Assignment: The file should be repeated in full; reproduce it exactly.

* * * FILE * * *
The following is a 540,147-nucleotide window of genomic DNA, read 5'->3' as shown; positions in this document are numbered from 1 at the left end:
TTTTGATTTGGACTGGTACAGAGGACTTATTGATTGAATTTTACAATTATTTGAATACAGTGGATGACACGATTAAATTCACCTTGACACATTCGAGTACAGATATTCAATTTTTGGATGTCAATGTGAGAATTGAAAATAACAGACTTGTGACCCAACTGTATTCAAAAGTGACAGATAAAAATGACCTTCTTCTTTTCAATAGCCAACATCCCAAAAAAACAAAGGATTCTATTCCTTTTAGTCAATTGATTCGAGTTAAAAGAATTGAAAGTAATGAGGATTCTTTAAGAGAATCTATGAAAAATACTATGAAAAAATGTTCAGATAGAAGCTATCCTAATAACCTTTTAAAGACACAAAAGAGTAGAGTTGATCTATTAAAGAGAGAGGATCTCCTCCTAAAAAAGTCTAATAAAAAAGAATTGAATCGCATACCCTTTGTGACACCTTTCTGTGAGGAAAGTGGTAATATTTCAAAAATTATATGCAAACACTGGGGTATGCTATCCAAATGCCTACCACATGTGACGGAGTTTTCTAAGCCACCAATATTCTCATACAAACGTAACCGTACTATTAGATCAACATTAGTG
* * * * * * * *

The following is a 540,147-nucleotide window of genomic DNA, read 5'->3' as shown; positions in this document are numbered from 1 at the left end:
TTTTGATTTGGACTGGTACAGAGGACTTATTGATTGAATTTTACAATTATTTGAATACAGTGGATGACACGATTAAATTCACCTTGACACATTCGAGTACAGATATTCAATTTTTGGATGTCAATGTGAGAATTGAAAATAACAGACTTGTGACCCAACTGTATTCAAAAGTGACAGATAAAAATGACCTTCTTCTTTTCAATAGCCAACATCCCAAAAAAACAAAGGATTCTATTCCTTTTAGTCAATTGATTCGAGTTAAAAGAATTGAAAGTAATGAGGATTCTTTAAGAGAATCTATGAAAAATACTATGAAAAAATGTTCAGATAGAAGCTATCCTAATAACCTTTTAAAGACACAAAAGAGTAGAGTTGATCTATTAAAGAGAGAGGATCTCCTCCTAAAAAAGTCTAATAAAAAAGAATTGAATCGCATACCCTTTGTGACACCTTTCTGTGAGGAAAGTGGTAATATTTCAAAAATTATATGCAAACACTGGGGTATGCTATCCAAATGCCTACCACATGTGACGGAGTTTTCTAAGCCACCAATATTCTCATACAAACGTAACCGTACTATTAGATCAACATTAGTG